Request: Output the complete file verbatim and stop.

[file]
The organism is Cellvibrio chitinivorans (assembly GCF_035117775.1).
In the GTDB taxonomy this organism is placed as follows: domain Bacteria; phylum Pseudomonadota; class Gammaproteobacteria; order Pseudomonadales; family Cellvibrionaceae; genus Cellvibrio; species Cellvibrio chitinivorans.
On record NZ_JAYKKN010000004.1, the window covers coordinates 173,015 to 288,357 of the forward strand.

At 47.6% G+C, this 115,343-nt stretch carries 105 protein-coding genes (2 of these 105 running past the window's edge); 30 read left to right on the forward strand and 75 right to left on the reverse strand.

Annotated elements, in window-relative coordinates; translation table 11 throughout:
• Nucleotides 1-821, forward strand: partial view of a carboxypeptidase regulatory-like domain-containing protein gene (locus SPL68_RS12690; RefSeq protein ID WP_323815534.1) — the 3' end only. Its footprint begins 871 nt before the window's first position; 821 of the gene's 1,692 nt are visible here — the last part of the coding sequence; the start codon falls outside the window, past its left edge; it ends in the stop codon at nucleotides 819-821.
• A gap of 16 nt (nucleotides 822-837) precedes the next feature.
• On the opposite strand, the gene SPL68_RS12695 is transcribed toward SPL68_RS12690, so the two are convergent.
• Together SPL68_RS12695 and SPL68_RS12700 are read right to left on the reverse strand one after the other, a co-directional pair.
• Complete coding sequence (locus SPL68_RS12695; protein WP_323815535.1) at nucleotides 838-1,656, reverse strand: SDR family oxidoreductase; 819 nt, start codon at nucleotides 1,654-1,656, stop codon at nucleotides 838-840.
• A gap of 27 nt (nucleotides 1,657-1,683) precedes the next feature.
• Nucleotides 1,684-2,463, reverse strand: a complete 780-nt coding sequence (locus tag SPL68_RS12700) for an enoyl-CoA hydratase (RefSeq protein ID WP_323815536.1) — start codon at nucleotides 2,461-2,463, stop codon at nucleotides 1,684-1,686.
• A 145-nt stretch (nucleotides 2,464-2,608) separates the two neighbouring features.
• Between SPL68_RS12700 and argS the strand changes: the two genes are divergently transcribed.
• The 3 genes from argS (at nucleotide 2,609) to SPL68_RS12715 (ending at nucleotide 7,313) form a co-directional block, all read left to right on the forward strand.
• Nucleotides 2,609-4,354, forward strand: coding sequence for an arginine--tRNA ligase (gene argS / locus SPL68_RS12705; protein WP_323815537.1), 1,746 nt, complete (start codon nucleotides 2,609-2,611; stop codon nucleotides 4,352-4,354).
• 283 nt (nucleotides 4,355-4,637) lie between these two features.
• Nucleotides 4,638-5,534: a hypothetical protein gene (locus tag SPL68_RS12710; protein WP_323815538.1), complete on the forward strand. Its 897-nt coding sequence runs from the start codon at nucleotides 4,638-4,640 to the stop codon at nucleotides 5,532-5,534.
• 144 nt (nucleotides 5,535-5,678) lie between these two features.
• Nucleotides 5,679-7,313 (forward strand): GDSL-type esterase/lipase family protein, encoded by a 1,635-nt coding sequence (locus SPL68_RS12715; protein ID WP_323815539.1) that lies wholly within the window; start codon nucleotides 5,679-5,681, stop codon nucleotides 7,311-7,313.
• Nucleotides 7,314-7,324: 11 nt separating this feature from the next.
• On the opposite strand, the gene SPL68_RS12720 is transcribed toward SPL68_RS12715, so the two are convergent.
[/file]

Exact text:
The organism is Cellvibrio chitinivorans (assembly GCF_035117775.1).
In the GTDB taxonomy this organism is placed as follows: domain Bacteria; phylum Pseudomonadota; class Gammaproteobacteria; order Pseudomonadales; family Cellvibrionaceae; genus Cellvibrio; species Cellvibrio chitinivorans.
On record NZ_JAYKKN010000004.1, the window covers coordinates 173,015 to 288,357 of the forward strand.

At 47.6% G+C, this 115,343-nt stretch carries 105 protein-coding genes (2 of these 105 running past the window's edge); 30 read left to right on the forward strand and 75 right to left on the reverse strand.

Annotated elements, in window-relative coordinates; translation table 11 throughout:
• Nucleotides 1-821, forward strand: partial view of a carboxypeptidase regulatory-like domain-containing protein gene (locus SPL68_RS12690; RefSeq protein ID WP_323815534.1) — the 3' end only. Its footprint begins 871 nt before the window's first position; 821 of the gene's 1,692 nt are visible here — the last part of the coding sequence; the start codon falls outside the window, past its left edge; it ends in the stop codon at nucleotides 819-821.
• A gap of 16 nt (nucleotides 822-837) precedes the next feature.
• On the opposite strand, the gene SPL68_RS12695 is transcribed toward SPL68_RS12690, so the two are convergent.
• Together SPL68_RS12695 and SPL68_RS12700 are read right to left on the reverse strand one after the other, a co-directional pair.
• Complete coding sequence (locus SPL68_RS12695; protein WP_323815535.1) at nucleotides 838-1,656, reverse strand: SDR family oxidoreductase; 819 nt, start codon at nucleotides 1,654-1,656, stop codon at nucleotides 838-840.
• A gap of 27 nt (nucleotides 1,657-1,683) precedes the next feature.
• Nucleotides 1,684-2,463, reverse strand: a complete 780-nt coding sequence (locus tag SPL68_RS12700) for an enoyl-CoA hydratase (RefSeq protein ID WP_323815536.1) — start codon at nucleotides 2,461-2,463, stop codon at nucleotides 1,684-1,686.
• A 145-nt stretch (nucleotides 2,464-2,608) separates the two neighbouring features.
• Between SPL68_RS12700 and argS the strand changes: the two genes are divergently transcribed.
• The 3 genes from argS (at nucleotide 2,609) to SPL68_RS12715 (ending at nucleotide 7,313) form a co-directional block, all read left to right on the forward strand.
• Nucleotides 2,609-4,354, forward strand: coding sequence for an arginine--tRNA ligase (gene argS / locus SPL68_RS12705; protein WP_323815537.1), 1,746 nt, complete (start codon nucleotides 2,609-2,611; stop codon nucleotides 4,352-4,354).
• 283 nt (nucleotides 4,355-4,637) lie between these two features.
• Nucleotides 4,638-5,534: a hypothetical protein gene (locus tag SPL68_RS12710; protein WP_323815538.1), complete on the forward strand. Its 897-nt coding sequence runs from the start codon at nucleotides 4,638-4,640 to the stop codon at nucleotides 5,532-5,534.
• 144 nt (nucleotides 5,535-5,678) lie between these two features.
• Nucleotides 5,679-7,313 (forward strand): GDSL-type esterase/lipase family protein, encoded by a 1,635-nt coding sequence (locus SPL68_RS12715; protein ID WP_323815539.1) that lies wholly within the window; start codon nucleotides 5,679-5,681, stop codon nucleotides 7,311-7,313.
• Nucleotides 7,314-7,324: 11 nt separating this feature from the next.
• On the opposite strand, the gene SPL68_RS12720 is transcribed toward SPL68_RS12715, so the two are convergent.